3.B.2. Measurement Tools: Measure angles in polygons.

Angles
A right angle is an angle that measures 90°. A straight angle is an angle that measures 180°. An obtuse angle is an angle that measures more than 90°. An acute angle is an angle that measures less than 90°. Read more...iWorksheets :10Study Guides :1
Plane Figures: Lines and Angles
Plane figures in regards to lines and angles refer to the coordinate plane and the various lines and angles within the coordinate plane. Lines in a coordinate plane can be parallel or perpendicular. Read more...iWorksheets :3Study Guides :1

3.C.1. Applications in Measurement: Estimate and apply measurement formulas.

3.C.1.a. Estimate and determine the area of a polygon (Assessment limit: Use triangles and whole number dimensions (0 - 200)).
Area
An area is the amount of surface a shape covers.
An area is measured in inches, feet, meters or centimeters. Read more...
iWorksheets :3Study Guides :1
Area of Triangles and Quadrilaterals
The area is the surface or space within an enclosed region. Area is expressed in square units. Read more...iWorksheets :3Study Guides :1Vocabulary :2
Area
Area is the number of square units needed to cover a flat surface. Read more...iWorksheets :3Study Guides :1
Exploring Area and Surface Area
Worksheets :4Study Guides :1
3.C.1.b. Estimate and determine the volume of a rectangular prism (Assessment limit: Use rectangular prisms and whole number dimensions (0 - 1000)).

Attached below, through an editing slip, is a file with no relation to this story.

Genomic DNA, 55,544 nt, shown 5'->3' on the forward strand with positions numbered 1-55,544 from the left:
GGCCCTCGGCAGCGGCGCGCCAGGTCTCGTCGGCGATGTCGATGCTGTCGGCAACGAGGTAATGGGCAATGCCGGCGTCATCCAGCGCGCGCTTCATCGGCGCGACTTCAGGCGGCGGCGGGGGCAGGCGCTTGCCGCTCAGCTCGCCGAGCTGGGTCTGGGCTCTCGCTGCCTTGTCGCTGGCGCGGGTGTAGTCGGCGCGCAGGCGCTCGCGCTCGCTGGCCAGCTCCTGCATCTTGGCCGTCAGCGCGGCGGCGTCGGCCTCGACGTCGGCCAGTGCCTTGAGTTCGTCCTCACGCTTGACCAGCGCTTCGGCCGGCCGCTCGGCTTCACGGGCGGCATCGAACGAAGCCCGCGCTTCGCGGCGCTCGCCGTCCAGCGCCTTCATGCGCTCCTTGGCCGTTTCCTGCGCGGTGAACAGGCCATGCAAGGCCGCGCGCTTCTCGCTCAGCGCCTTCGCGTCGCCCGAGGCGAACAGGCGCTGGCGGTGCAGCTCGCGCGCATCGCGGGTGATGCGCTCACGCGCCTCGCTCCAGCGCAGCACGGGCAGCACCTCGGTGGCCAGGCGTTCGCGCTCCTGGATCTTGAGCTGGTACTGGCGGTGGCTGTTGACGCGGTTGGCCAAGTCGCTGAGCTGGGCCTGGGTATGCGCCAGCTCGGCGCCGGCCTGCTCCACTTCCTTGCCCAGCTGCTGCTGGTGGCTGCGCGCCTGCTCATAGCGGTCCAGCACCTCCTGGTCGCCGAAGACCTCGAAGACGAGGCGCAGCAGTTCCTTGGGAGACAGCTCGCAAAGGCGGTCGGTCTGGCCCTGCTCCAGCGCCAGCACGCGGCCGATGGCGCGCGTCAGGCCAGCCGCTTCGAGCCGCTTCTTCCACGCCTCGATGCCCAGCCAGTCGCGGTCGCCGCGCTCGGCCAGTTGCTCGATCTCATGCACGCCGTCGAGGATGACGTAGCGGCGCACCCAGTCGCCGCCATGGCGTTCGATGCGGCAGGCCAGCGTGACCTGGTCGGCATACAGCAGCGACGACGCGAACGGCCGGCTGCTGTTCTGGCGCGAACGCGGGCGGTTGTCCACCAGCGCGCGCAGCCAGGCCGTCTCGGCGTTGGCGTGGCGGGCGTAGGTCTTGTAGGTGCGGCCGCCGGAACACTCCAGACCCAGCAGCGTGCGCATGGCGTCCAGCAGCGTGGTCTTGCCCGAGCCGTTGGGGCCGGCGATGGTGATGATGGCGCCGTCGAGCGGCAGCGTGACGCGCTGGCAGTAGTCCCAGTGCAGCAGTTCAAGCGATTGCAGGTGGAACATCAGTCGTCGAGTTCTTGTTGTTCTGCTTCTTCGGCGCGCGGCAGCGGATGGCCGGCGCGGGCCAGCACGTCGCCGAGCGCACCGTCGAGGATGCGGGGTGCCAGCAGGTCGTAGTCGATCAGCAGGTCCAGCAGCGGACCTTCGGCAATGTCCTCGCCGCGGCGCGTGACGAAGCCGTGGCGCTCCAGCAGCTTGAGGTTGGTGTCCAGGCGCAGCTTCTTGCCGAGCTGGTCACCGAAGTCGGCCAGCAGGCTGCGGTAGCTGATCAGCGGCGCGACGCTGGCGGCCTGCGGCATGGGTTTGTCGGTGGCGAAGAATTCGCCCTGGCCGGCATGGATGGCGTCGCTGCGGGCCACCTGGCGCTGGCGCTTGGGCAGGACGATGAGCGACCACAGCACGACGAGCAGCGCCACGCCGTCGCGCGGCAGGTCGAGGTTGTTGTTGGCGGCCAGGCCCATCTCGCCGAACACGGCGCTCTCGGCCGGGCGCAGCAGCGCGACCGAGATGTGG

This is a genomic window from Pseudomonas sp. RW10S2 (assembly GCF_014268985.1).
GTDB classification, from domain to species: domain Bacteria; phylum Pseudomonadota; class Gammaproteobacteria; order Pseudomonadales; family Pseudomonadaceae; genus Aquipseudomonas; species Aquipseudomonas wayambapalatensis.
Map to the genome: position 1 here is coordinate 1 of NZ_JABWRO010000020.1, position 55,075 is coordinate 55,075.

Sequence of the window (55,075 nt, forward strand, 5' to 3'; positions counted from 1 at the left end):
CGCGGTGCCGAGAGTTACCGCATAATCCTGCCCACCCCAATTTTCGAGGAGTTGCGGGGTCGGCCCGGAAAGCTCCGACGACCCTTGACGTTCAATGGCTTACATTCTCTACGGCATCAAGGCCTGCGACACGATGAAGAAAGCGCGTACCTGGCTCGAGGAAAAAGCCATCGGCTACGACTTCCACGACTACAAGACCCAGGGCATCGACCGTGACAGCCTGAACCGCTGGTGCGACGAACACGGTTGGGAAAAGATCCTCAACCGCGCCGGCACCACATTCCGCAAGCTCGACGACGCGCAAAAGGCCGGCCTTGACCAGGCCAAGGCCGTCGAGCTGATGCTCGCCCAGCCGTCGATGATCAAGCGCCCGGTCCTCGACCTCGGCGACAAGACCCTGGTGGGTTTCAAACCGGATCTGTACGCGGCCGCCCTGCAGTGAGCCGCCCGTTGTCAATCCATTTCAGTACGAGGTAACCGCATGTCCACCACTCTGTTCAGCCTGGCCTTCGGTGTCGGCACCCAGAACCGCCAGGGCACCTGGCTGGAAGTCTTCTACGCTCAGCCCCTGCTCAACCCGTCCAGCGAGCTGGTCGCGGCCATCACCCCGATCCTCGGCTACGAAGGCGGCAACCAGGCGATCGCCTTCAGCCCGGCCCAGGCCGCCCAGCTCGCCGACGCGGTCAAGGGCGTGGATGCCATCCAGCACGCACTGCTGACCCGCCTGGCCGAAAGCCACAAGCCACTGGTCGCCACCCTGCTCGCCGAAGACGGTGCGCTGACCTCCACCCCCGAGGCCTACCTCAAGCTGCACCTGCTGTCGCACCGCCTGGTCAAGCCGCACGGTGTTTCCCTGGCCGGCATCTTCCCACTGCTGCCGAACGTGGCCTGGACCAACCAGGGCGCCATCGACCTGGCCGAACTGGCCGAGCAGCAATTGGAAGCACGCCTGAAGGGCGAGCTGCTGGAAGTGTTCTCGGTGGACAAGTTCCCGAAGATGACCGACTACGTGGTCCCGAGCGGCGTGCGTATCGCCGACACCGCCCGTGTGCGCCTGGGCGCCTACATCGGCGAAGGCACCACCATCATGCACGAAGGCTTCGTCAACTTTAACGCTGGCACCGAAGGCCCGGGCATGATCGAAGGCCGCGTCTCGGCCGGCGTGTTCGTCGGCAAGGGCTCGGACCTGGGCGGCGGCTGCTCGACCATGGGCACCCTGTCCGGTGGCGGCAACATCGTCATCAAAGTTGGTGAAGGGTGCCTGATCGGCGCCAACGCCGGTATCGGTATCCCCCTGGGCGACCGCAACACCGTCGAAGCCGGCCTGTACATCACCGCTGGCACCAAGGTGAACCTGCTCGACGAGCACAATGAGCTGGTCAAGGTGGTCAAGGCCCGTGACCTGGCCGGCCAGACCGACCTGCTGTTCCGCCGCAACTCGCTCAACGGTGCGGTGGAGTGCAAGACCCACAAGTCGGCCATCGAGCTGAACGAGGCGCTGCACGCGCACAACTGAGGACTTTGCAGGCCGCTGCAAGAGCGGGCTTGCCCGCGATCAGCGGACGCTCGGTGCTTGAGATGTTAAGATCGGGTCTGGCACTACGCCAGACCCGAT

Volume
Volume measures the amount a solid figure can hold. Read more...iWorksheets :3Study Guides :1
Finding Volume
Volume measures the amount a solid figure can hold. Volume is measured in terms of cubed units and can be measured in inches, feet, meters, centimeters, and millimeters. Read more...iWorksheets :4Study Guides :1

MD.4.0. Knowledge of Statistics: Students will collect, organize, display, analyze, or interpret data to make decisions or predictions.

4.A.1. Data Displays: Organize and display data.

4.A.1.a. Organize and display data to make frequency tables (Assessment limit: Use no more than 5 categories or ranges of numbers and total frequencies of no more than 25).
Tables
Tables refer to the different types of diagram used to display data.
There are many types of tables such as data table, frequency table, line chart and stern-and-leaf plot. Read more...
iWorksheets :3Study Guides :1
Organizing Data
Worksheets :3Study Guides :1
Analyzing, Graphing and Displaying Data
Worksheets :3Study Guides :1

4.B.1. Data Analysis: Analyze data.

4.B.1.a. Interpret frequency tables (Assessment limit: Use no more than 5 categories or ranges of numbers and frequencies of no more than 25).
Tables
Tables refer to the different types of diagram used to display data.
There are many types of tables such as data table, frequency table, line chart and stern-and-leaf plot. Read more...
iWorksheets :3Study Guides :1
Organizing Data
Worksheets :3Study Guides :1
Analyzing, Graphing and Displaying Data
Worksheets :3Study Guides :1
4.B.1.b. Read and analyze circle graphs (Assessment limit: Use no more than 5 categories using data in whole numbers or percents (0 - 1000)).
Graphs
A graph is a diagram that shows information in an organized way. Read more...iWorksheets :6Study Guides :1
Data Analysis
Collecting Data. Data = information. You can collect data from other people using polls and surveys. Recording Data. You can record the numerical data you collected on a chart or graph: bar graphs, pictographs, line graphs, pie charts, column charts. Read more...iWorksheets :4Study Guides :1
Plane Figures: Lines and Angles